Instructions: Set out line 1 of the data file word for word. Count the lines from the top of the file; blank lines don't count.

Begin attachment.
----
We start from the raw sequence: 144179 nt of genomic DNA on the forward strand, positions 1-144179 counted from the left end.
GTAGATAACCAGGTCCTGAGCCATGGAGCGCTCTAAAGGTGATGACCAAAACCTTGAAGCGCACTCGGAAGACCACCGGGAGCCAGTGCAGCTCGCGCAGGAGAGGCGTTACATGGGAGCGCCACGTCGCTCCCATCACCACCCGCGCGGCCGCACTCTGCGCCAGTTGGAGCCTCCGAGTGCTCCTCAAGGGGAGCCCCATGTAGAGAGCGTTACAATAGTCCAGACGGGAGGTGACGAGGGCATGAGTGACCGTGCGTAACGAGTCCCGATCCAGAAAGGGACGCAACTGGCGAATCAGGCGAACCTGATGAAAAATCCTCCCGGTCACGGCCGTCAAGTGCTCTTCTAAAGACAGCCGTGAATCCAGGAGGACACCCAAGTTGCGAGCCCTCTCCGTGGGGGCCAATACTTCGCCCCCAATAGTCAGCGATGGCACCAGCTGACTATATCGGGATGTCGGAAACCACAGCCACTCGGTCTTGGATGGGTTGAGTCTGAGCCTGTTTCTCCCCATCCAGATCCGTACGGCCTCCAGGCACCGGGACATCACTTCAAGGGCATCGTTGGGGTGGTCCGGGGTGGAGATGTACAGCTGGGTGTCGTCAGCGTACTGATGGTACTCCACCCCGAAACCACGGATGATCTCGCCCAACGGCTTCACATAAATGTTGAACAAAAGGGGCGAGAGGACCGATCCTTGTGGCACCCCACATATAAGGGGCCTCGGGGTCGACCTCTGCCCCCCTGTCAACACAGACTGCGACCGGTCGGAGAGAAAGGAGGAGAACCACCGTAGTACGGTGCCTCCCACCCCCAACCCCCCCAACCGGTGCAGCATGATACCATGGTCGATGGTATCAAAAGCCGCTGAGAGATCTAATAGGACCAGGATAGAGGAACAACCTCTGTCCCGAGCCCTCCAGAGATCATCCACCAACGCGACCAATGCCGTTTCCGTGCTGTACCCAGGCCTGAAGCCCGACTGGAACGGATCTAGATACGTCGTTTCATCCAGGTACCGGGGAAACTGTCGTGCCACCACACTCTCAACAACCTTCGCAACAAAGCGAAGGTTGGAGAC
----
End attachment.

We start from the raw sequence: 144179 nt of genomic DNA on the forward strand, positions 1-144179 counted from the left end.